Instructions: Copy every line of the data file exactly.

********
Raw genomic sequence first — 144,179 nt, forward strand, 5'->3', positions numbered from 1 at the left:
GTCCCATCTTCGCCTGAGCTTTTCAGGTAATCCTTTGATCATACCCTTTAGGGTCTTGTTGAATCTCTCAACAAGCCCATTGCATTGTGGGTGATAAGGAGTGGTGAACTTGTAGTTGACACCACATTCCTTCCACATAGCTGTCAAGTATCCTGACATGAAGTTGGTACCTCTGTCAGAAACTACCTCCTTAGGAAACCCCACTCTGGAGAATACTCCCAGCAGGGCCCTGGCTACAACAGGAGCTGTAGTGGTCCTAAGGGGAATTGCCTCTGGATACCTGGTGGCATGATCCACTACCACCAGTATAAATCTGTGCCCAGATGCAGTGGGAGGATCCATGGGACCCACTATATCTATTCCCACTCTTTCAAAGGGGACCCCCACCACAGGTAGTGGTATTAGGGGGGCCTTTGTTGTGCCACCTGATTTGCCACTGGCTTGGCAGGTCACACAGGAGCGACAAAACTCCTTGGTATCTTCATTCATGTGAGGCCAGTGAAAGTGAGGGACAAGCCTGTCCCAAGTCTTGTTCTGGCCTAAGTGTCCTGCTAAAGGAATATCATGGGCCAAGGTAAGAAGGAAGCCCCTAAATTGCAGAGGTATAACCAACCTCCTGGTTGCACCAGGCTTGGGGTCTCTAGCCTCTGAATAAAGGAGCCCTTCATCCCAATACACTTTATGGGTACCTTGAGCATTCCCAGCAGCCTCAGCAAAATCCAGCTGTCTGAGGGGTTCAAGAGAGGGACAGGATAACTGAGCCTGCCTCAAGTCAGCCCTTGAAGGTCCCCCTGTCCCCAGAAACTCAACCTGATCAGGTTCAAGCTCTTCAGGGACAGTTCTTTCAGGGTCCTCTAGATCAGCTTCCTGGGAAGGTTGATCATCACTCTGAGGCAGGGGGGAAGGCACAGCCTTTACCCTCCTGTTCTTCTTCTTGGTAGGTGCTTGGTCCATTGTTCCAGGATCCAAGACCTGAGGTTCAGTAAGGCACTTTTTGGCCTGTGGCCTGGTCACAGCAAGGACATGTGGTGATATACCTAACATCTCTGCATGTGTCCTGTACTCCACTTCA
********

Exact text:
Raw genomic sequence first — 144,179 nt, forward strand, 5'->3', positions numbered from 1 at the left:
GTCCCATCTTCGCCTGAGCTTTTCAGGTAATCCTTTGATCATACCCTTTAGGGTCTTGTTGAATCTCTCAACAAGCCCATTGCATTGTGGGTGATAAGGAGTGGTGAACTTGTAGTTGACACCACATTCCTTCCACATAGCTGTCAAGTATCCTGACATGAAGTTGGTACCTCTGTCAGAAACTACCTCCTTAGGAAACCCCACTCTGGAGAATACTCCCAGCAGGGCCCTGGCTACAACAGGAGCTGTAGTGGTCCTAAGGGGAATTGCCTCTGGATACCTGGTGGCATGATCCACTACCACCAGTATAAATCTGTGCCCAGATGCAGTGGGAGGATCCATGGGACCCACTATATCTATTCCCACTCTTTCAAAGGGGACCCCCACCACAGGTAGTGGTATTAGGGGGGCCTTTGTTGTGCCACCTGATTTGCCACTGGCTTGGCAGGTCACACAGGAGCGACAAAACTCCTTGGTATCTTCATTCATGTGAGGCCAGTGAAAGTGAGGGACAAGCCTGTCCCAAGTCTTGTTCTGGCCTAAGTGTCCTGCTAAAGGAATATCATGGGCCAAGGTAAGAAGGAAGCCCCTAAATTGCAGAGGTATAACCAACCTCCTGGTTGCACCAGGCTTGGGGTCTCTAGCCTCTGAATAAAGGAGCCCTTCATCCCAATACACTTTATGGGTACCTTGAGCATTCCCAGCAGCCTCAGCAAAATCCAGCTGTCTGAGGGGTTCAAGAGAGGGACAGGATAACTGAGCCTGCCTCAAGTCAGCCCTTGAAGGTCCCCCTGTCCCCAGAAACTCAACCTGATCAGGTTCAAGCTCTTCAGGGACAGTTCTTTCAGGGTCCTCTAGATCAGCTTCCTGGGAAGGTTGATCATCACTCTGAGGCAGGGGGGAAGGCACAGCCTTTACCCTCCTGTTCTTCTTCTTGGTAGGTGCTTGGTCCATTGTTCCAGGATCCAAGACCTGAGGTTCAGTAAGGCACTTTTTGGCCTGTGGCCTGGTCACAGCAAGGACATGTGGTGATATACCTAACATCTCTGCATGTGTCCTGTACTCCACTTCA